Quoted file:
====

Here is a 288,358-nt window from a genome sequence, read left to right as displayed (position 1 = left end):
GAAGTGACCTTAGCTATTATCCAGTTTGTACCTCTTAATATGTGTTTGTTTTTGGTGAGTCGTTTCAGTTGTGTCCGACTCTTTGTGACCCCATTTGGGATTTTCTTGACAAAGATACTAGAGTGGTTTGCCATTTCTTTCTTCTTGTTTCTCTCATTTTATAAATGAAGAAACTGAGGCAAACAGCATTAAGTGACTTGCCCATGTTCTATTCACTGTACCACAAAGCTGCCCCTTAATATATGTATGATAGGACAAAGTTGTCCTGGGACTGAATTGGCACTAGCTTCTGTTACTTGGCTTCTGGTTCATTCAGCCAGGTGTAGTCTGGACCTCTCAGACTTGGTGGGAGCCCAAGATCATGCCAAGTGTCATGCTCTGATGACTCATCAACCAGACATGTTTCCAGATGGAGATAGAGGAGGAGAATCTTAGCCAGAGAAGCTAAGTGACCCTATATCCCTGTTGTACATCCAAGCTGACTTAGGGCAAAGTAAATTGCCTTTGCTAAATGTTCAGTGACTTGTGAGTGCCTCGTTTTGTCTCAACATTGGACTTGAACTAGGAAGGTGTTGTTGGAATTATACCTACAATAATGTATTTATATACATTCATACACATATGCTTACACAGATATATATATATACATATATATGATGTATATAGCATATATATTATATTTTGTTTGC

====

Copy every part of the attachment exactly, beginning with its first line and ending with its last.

Here is a 288,358-nt window from a genome sequence, read left to right as displayed (position 1 = left end):
GAAGTGACCTTAGCTATTATCCAGTTTGTACCTCTTAATATGTGTTTGTTTTTGGTGAGTCGTTTCAGTTGTGTCCGACTCTTTGTGACCCCATTTGGGATTTTCTTGACAAAGATACTAGAGTGGTTTGCCATTTCTTTCTTCTTGTTTCTCTCATTTTATAAATGAAGAAACTGAGGCAAACAGCATTAAGTGACTTGCCCATGTTCTATTCACTGTACCACAAAGCTGCCCCTTAATATATGTATGATAGGACAAAGTTGTCCTGGGACTGAATTGGCACTAGCTTCTGTTACTTGGCTTCTGGTTCATTCAGCCAGGTGTAGTCTGGACCTCTCAGACTTGGTGGGAGCCCAAGATCATGCCAAGTGTCATGCTCTGATGACTCATCAACCAGACATGTTTCCAGATGGAGATAGAGGAGGAGAATCTTAGCCAGAGAAGCTAAGTGACCCTATATCCCTGTTGTACATCCAAGCTGACTTAGGGCAAAGTAAATTGCCTTTGCTAAATGTTCAGTGACTTGTGAGTGCCTCGTTTTGTCTCAACATTGGACTTGAACTAGGAAGGTGTTGTTGGAATTATACCTACAATAATGTATTTATATACATTCATACACATATGCTTACACAGATATATATATATACATATATATGATGTATATAGCATATATATTATATTTTGTTTGC